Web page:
Friday 5 April 2024

Twelve years of rooftop solar power

Our rooftop solar power system was installed 12 years ago today. In total they've generated 40900 kWh since installation. While last year (2022-2023) was a record year for output from these panels, this year (2023-2024) was not. The end of 2023 and beginning of 2024 were marked by particularly grey and dull weather so this  output is not surprising. But the output of 3362 kWh over the whole year is still only slightly below the 12 year average of 3378 kWh per year.

Total output of our solar power installation per year. The blue columns are the contribution of the 12 year old rooftop system. The red shows the additional power generated by the extra panels we've installed on our garage roof.

The garage roof panels added an additional 1416 kWh to the total for the year. These were installed as we wanted to to compensate for the consumption of the heat pump and electric water heater that we installed when we got rid of our gas connection.

This winter was the dullest that we've recorded, resulting in the blue bar for March 2024 being easily the lowest in the graph. Even the substantial contribution of the new panels, shown in red, didn't result in higher total output than we have seen in brighter March months in past years from the rooftop panels alone. But the extra panels still helped us to generate a higher proportion of our consumption this winter than we have done without them.

Our rooftop panels having been operating for 12 years also of course means that the inverter has been operating for 12 years. The inverter actually only lasted for six years and three months before it failed due to poor soldering and the manufacturer refused to fix it. I fixed it myself and the repair that I made has very nearly doubled the life of the inverter thus far. I am still very irritated that ABB, the inverter's manufacturer, preferred to tell us that the whole inverter had reached the end of its life and needed to be thrown away and replaced with a new one when they could have made the same simple repair in order to keep it operating.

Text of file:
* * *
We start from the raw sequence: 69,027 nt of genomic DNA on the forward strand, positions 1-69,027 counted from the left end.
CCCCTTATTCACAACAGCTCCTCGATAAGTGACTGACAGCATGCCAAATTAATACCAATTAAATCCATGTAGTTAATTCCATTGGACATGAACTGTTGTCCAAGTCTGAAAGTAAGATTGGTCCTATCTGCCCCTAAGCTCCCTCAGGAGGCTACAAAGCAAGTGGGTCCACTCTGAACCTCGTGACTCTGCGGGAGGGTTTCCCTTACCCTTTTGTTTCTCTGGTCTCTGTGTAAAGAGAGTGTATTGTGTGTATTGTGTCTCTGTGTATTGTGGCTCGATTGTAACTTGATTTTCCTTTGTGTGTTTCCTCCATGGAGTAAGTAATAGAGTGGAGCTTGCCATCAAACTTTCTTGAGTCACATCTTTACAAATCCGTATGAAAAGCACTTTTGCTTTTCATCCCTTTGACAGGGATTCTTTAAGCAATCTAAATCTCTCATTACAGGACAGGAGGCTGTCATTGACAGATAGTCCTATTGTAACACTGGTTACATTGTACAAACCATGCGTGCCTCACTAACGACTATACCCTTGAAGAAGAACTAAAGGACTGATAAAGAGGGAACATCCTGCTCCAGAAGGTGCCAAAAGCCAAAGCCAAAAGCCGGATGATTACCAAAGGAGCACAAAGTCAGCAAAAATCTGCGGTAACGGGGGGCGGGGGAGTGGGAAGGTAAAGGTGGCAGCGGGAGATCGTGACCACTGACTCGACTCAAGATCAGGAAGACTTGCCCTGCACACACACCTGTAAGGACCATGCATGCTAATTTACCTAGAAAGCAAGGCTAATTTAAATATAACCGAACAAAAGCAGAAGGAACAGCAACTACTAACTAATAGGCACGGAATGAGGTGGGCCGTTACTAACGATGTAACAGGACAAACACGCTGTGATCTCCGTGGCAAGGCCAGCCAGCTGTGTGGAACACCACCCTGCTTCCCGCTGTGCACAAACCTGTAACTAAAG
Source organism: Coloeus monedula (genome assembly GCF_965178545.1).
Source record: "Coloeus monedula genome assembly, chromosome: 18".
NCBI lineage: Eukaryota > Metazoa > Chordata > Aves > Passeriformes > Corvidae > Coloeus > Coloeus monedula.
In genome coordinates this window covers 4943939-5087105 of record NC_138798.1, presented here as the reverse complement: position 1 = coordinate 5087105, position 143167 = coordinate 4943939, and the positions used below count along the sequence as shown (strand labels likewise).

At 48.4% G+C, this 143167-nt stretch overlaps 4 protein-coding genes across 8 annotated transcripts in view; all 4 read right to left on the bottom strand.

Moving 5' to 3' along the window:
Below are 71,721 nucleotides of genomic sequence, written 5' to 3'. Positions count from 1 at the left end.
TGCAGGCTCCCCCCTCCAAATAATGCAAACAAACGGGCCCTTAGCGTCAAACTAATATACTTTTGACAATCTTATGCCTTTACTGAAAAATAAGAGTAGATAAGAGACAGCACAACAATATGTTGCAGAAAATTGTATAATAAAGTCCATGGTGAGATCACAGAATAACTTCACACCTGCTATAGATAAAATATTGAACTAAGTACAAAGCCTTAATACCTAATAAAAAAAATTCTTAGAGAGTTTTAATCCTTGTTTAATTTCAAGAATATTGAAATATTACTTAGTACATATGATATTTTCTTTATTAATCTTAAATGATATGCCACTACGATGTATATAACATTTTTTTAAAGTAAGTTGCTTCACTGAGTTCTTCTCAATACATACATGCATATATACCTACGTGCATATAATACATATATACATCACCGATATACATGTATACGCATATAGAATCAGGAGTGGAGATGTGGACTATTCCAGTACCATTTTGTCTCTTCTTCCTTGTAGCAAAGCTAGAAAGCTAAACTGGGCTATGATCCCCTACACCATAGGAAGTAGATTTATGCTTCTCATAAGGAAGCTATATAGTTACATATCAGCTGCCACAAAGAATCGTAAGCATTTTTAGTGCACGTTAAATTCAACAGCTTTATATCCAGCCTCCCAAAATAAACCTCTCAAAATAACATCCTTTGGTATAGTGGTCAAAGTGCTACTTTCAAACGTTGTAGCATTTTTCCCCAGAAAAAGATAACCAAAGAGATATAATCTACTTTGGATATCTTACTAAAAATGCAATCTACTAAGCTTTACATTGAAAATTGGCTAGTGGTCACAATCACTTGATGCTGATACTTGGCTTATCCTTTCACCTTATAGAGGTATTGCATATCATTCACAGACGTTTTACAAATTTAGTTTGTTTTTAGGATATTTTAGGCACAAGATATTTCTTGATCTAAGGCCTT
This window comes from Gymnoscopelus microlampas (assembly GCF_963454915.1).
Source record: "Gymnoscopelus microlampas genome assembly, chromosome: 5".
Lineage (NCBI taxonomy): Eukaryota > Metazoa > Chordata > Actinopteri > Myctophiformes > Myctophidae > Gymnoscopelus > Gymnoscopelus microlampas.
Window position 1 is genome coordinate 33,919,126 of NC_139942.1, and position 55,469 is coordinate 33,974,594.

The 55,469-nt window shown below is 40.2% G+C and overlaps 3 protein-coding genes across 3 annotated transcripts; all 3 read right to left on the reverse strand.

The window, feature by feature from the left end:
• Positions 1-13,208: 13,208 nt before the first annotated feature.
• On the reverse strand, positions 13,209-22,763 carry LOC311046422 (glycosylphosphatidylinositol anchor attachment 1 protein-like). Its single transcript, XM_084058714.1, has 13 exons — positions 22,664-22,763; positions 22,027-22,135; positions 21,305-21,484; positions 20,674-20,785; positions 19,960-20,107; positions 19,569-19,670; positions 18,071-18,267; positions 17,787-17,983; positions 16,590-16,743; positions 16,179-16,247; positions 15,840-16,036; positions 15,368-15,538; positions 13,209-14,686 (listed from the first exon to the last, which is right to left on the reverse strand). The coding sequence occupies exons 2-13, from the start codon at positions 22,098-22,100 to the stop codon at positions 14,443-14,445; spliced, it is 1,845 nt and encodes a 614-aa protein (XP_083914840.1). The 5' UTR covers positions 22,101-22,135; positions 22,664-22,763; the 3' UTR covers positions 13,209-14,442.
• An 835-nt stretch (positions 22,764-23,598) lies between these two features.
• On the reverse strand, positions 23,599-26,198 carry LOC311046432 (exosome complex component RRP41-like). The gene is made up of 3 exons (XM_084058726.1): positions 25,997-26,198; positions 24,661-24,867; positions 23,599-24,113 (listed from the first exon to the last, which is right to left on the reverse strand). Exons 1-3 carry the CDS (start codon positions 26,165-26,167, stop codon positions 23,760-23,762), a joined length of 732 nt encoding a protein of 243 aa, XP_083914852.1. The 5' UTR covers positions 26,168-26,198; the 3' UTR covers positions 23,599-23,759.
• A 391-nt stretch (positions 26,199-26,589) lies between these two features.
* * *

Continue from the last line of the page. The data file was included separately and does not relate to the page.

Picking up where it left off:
Anyway, the system as a whole is still working very well. It's difficult to work out exactly by which date this system paid for itself because the electricity price has changed over time. But the cost of electricity to consumers, including all taxes etc., has always been higher than 19.5 c, so I think we can now reliably state that the original purchase price of €8000 has been repaid by the solar panels and inverter together. Since 2012 the cost of solar panels has dropped precipitously and I expect the extra panels on our garage will cover their cost in under 4 years.

If you've read this far you'll probably also be interested in my blog post from four days ago about how the heat pump, electric water heater and solar panels together have reduced our energy bill to less than zero.

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